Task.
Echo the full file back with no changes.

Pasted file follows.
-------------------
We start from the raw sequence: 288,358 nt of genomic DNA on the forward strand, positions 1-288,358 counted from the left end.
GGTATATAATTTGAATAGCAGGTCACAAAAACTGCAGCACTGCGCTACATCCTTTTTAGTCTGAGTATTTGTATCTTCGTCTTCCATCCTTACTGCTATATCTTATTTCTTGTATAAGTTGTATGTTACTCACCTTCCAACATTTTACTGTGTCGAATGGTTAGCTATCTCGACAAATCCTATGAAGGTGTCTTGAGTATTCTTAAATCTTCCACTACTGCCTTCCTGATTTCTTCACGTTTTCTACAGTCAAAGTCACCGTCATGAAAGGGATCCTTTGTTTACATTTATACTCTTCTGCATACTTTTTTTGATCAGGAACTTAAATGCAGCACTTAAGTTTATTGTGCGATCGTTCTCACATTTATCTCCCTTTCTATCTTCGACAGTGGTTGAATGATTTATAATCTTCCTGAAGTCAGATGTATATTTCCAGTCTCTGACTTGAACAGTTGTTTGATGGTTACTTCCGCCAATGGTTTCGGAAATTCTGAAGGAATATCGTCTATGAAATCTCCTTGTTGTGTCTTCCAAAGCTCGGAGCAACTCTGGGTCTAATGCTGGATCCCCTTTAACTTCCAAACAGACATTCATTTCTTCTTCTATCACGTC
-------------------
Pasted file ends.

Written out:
We start from the raw sequence: 288,358 nt of genomic DNA on the forward strand, positions 1-288,358 counted from the left end.
GGTATATAATTTGAATAGCAGGTCACAAAAACTGCAGCACTGCGCTACATCCTTTTTAGTCTGAGTATTTGTATCTTCGTCTTCCATCCTTACTGCTATATCTTATTTCTTGTATAAGTTGTATGTTACTCACCTTCCAACATTTTACTGTGTCGAATGGTTAGCTATCTCGACAAATCCTATGAAGGTGTCTTGAGTATTCTTAAATCTTCCACTACTGCCTTCCTGATTTCTTCACGTTTTCTACAGTCAAAGTCACCGTCATGAAAGGGATCCTTTGTTTACATTTATACTCTTCTGCATACTTTTTTTGATCAGGAACTTAAATGCAGCACTTAAGTTTATTGTGCGATCGTTCTCACATTTATCTCCCTTTCTATCTTCGACAGTGGTTGAATGATTTATAATCTTCCTGAAGTCAGATGTATATTTCCAGTCTCTGACTTGAACAGTTGTTTGATGGTTACTTCCGCCAATGGTTTCGGAAATTCTGAAGGAATATCGTCTATGAAATCTCCTTGTTGTGTCTTCCAAAGCTCGGAGCAACTCTGGGTCTAATGCTGGATCCCCTTTAACTTCCAAACAGACATTCATTTCTTCTTCTATCACGTC